The answer is not to be like Amazon or Apple. I think that the answer is to be more like General Mills. Note in the figure above how General Mills has improved operating margin for the past three years. I compare General Mills to Kellogg to give some contrast. Over this period, the cereal business has been hard hit by commodity price increases and private label. Corn and oil have tripled in cost. Both are more volatile.
So why has General Mills been able to increase operating margin, and the peer group has not? The reasons are many; but, I think one of the core reasons is General Mills is good at supply chain planning. They are not only near the top of their peer group in forecasting, but they use their forecasting analytics to drive better plans. They have become best-in-class at network design and they are very active in the use of advanced technologies for inventory optimization. Unlike many companies that buy technologies for a project and then do not use them, General Mills has built the teams to actively model demand and supply and drive better results. They have had the courage to give up ROA to drive better operating margin.
Where to Invest?
So, if you are a supply chain leader, what do you do? Where do you invest? I feel strongly that the answer lies in the use of new forms of analytics for network design, demand and supply sensing, supply chain visualization, demand orchestration (horizontal orchestration of demand and supply variability for price, material substitution, and alternate sourcing), and the use of listening posts to better understand unstructured data from the channel.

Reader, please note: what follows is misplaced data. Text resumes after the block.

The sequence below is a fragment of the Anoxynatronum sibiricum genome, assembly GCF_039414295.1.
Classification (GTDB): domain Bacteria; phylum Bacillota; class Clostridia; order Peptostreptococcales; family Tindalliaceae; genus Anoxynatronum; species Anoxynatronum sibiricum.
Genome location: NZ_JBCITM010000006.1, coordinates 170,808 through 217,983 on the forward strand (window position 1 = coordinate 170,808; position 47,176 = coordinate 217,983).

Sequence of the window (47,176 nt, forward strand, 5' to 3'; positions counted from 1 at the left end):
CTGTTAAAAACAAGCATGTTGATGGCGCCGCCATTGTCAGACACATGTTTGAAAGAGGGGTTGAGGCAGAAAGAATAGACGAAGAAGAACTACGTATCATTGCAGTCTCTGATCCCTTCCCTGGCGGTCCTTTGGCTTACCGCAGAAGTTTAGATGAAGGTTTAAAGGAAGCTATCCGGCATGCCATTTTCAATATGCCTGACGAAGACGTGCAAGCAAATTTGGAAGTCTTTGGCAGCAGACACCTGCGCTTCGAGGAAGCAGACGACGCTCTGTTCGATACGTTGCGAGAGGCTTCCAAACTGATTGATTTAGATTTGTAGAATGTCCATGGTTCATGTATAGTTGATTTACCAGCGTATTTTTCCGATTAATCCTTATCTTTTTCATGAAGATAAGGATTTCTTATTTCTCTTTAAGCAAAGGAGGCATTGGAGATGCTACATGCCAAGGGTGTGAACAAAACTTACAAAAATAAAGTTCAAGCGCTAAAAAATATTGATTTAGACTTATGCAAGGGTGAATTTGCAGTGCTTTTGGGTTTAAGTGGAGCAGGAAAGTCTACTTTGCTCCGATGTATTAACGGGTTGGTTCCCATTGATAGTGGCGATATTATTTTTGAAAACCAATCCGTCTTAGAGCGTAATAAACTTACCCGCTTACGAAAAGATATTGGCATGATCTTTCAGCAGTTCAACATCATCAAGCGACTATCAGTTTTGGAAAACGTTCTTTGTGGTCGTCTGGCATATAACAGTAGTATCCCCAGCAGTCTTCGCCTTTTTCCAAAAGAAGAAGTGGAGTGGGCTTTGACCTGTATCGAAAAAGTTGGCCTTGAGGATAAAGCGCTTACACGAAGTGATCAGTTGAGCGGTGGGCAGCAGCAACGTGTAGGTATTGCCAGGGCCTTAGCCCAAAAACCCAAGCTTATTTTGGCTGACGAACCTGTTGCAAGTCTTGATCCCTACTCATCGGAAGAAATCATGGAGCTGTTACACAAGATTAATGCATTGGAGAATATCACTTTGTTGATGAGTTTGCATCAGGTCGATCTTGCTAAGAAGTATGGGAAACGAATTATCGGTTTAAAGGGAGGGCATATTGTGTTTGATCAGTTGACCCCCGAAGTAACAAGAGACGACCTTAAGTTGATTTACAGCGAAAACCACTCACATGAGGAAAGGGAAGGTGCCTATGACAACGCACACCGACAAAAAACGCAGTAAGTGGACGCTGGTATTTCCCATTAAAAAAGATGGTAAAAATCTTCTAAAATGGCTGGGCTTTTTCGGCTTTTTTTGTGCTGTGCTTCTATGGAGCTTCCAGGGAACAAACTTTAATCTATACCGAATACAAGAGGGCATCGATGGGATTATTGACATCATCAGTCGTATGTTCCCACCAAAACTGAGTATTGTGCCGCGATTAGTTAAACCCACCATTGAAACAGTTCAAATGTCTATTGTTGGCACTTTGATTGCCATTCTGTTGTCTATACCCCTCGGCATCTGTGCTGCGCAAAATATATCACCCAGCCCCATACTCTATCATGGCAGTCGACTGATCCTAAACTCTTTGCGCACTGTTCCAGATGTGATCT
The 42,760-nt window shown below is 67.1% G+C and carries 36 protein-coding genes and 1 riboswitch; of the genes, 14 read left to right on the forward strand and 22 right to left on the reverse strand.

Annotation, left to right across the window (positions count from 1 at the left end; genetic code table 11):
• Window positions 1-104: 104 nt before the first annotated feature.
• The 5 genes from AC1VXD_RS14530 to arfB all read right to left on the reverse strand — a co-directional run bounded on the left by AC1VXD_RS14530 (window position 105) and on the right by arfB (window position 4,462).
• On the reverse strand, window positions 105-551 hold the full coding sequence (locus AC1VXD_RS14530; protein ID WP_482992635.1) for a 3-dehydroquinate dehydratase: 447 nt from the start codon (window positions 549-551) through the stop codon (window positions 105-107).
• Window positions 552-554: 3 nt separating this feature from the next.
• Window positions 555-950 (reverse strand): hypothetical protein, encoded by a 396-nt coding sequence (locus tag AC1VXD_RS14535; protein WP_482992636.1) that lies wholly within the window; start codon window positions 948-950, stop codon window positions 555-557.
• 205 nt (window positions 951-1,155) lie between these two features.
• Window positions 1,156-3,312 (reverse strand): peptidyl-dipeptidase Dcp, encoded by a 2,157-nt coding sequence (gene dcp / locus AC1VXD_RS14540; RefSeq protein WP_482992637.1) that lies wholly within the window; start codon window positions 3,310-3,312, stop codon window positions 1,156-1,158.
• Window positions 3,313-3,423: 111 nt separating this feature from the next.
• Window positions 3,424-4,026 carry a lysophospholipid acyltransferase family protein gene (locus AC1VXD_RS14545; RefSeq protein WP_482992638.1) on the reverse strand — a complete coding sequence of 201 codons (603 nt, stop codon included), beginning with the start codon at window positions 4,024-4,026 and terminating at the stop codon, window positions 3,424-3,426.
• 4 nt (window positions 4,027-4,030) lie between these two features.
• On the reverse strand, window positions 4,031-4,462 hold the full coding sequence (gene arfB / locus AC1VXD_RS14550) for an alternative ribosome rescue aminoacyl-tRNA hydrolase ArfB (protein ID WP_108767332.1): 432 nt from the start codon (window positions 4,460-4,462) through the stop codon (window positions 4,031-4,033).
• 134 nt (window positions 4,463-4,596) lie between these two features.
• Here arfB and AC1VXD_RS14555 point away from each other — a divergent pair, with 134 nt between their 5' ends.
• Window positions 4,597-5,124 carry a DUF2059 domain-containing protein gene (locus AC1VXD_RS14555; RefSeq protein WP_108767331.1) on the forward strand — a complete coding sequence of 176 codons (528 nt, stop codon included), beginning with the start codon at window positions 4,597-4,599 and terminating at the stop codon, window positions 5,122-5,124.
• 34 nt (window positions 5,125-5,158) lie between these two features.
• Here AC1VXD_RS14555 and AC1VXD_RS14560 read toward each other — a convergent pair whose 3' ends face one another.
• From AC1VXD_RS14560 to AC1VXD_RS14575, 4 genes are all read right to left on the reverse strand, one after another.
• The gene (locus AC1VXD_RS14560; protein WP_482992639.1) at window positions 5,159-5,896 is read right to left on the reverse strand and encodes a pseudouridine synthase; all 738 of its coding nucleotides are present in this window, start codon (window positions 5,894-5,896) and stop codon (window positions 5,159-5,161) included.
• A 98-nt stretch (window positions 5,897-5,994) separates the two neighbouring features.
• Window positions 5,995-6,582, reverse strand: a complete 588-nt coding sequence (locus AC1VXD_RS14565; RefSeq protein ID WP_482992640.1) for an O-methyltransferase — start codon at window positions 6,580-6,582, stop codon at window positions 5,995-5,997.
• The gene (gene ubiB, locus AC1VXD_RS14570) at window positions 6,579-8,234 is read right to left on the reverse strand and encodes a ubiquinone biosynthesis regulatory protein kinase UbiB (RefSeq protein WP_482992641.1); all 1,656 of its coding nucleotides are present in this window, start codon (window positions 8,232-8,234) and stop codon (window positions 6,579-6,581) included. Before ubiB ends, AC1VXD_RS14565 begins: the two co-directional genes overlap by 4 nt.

It cannot be a fad, it needs to be part of the DNA. Multi-tier inventory optimization was a fad in the last decade. It was overhyped and largely underdelivered. Unfortunately, I see that many companies have invested in inventory optimization and have not reduced inventories. The answer is a lot like why people do not lose weight on diets. It takes commitment, hard work, and discipline. These are three characteristics that elude many organizations.
In closing, I want to leave you with a couple of thoughts. There are many technology vendors that will knock at your door, and your day will be packed with meetings, but stay focused on what matters. Our goal in the supply chain was to reduce costs, improve customer service, reduce inventories and drive growth. Over the course of the last decade, we have gone backwards not forwards. I think that we need to hold ourselves accountable to financial results. I think that it takes new forms of analytics to push us off of this supply chain plateau. However, it has to be part of the DNA: it cannot be a fad diet. Let me know what you think.